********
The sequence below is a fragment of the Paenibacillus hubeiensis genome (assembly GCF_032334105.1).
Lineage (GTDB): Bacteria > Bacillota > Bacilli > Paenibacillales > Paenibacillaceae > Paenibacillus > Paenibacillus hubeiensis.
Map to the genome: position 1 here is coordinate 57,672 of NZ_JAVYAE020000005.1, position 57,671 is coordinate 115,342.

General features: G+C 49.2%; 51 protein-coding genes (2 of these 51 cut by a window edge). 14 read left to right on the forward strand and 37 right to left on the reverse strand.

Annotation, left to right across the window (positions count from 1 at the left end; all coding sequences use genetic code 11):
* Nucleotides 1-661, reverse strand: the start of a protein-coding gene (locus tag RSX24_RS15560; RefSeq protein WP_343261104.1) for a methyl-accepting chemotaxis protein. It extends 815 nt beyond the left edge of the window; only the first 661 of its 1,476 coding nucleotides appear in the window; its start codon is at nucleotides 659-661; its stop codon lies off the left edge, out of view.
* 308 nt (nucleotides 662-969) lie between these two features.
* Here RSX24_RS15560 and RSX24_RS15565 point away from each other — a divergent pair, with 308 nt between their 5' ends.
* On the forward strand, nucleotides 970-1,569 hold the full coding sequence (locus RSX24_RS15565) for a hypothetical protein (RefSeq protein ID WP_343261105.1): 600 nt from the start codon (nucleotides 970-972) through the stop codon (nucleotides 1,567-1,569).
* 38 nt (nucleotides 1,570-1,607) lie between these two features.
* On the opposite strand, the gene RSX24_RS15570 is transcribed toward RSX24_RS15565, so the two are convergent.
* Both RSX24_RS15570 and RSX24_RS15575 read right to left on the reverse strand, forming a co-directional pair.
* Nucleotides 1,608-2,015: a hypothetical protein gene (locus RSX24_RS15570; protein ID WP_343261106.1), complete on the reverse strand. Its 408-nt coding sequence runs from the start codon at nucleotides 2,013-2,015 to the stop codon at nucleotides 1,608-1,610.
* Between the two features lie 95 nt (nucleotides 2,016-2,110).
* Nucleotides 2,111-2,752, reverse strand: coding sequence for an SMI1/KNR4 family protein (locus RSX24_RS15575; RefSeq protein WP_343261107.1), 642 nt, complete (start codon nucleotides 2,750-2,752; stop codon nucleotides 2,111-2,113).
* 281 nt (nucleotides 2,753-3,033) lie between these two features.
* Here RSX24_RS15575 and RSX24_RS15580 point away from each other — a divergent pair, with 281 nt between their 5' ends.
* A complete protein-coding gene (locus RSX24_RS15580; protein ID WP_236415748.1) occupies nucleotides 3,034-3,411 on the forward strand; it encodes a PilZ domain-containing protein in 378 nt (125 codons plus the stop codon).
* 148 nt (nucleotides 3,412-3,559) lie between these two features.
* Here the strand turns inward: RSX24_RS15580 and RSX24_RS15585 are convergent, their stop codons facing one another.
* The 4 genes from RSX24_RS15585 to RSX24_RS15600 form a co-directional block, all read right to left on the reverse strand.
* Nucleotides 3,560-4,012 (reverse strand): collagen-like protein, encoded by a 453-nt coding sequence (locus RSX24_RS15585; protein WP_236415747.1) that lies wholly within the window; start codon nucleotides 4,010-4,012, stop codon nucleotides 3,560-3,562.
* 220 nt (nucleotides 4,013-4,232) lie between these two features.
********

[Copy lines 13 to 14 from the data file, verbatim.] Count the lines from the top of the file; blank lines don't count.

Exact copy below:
* Nucleotides 1,608-2,015: a hypothetical protein gene (locus RSX24_RS15570; protein ID WP_343261106.1), complete on the reverse strand. Its 408-nt coding sequence runs from the start codon at nucleotides 2,013-2,015 to the stop codon at nucleotides 1,608-1,610.
* Between the two features lie 95 nt (nucleotides 2,016-2,110).